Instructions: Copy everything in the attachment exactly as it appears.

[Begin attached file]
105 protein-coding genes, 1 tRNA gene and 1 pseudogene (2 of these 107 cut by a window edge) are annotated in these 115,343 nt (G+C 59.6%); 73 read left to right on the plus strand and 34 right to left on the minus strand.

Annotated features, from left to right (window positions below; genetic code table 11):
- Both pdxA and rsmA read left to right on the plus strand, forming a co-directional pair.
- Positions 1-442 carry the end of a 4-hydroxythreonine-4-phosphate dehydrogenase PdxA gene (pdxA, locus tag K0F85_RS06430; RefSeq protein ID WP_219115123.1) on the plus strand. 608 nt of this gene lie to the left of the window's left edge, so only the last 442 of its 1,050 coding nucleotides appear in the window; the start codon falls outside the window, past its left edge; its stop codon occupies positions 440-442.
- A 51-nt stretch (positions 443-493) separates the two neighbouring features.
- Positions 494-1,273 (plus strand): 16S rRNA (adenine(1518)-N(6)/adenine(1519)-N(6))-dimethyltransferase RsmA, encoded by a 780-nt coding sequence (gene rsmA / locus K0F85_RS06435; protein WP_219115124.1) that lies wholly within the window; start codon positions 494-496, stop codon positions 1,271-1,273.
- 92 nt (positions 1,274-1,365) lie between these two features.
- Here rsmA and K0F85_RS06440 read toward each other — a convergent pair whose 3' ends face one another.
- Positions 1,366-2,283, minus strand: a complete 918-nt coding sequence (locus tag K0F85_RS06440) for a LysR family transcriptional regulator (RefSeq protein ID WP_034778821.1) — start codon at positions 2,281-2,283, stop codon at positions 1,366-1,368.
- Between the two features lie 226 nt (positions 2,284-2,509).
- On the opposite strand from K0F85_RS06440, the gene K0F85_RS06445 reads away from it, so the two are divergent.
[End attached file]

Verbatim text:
105 protein-coding genes, 1 tRNA gene and 1 pseudogene (2 of these 107 cut by a window edge) are annotated in these 115,343 nt (G+C 59.6%); 73 read left to right on the plus strand and 34 right to left on the minus strand.

Annotated features, from left to right (window positions below; genetic code table 11):
- Both pdxA and rsmA read left to right on the plus strand, forming a co-directional pair.
- Positions 1-442 carry the end of a 4-hydroxythreonine-4-phosphate dehydrogenase PdxA gene (pdxA, locus tag K0F85_RS06430; RefSeq protein ID WP_219115123.1) on the plus strand. 608 nt of this gene lie to the left of the window's left edge, so only the last 442 of its 1,050 coding nucleotides appear in the window; the start codon falls outside the window, past its left edge; its stop codon occupies positions 440-442.
- A 51-nt stretch (positions 443-493) separates the two neighbouring features.
- Positions 494-1,273 (plus strand): 16S rRNA (adenine(1518)-N(6)/adenine(1519)-N(6))-dimethyltransferase RsmA, encoded by a 780-nt coding sequence (gene rsmA / locus K0F85_RS06435; protein WP_219115124.1) that lies wholly within the window; start codon positions 494-496, stop codon positions 1,271-1,273.
- 92 nt (positions 1,274-1,365) lie between these two features.
- Here rsmA and K0F85_RS06440 read toward each other — a convergent pair whose 3' ends face one another.
- Positions 1,366-2,283, minus strand: a complete 918-nt coding sequence (locus tag K0F85_RS06440) for a LysR family transcriptional regulator (RefSeq protein ID WP_034778821.1) — start codon at positions 2,281-2,283, stop codon at positions 1,366-1,368.
- Between the two features lie 226 nt (positions 2,284-2,509).
- On the opposite strand from K0F85_RS06440, the gene K0F85_RS06445 reads away from it, so the two are divergent.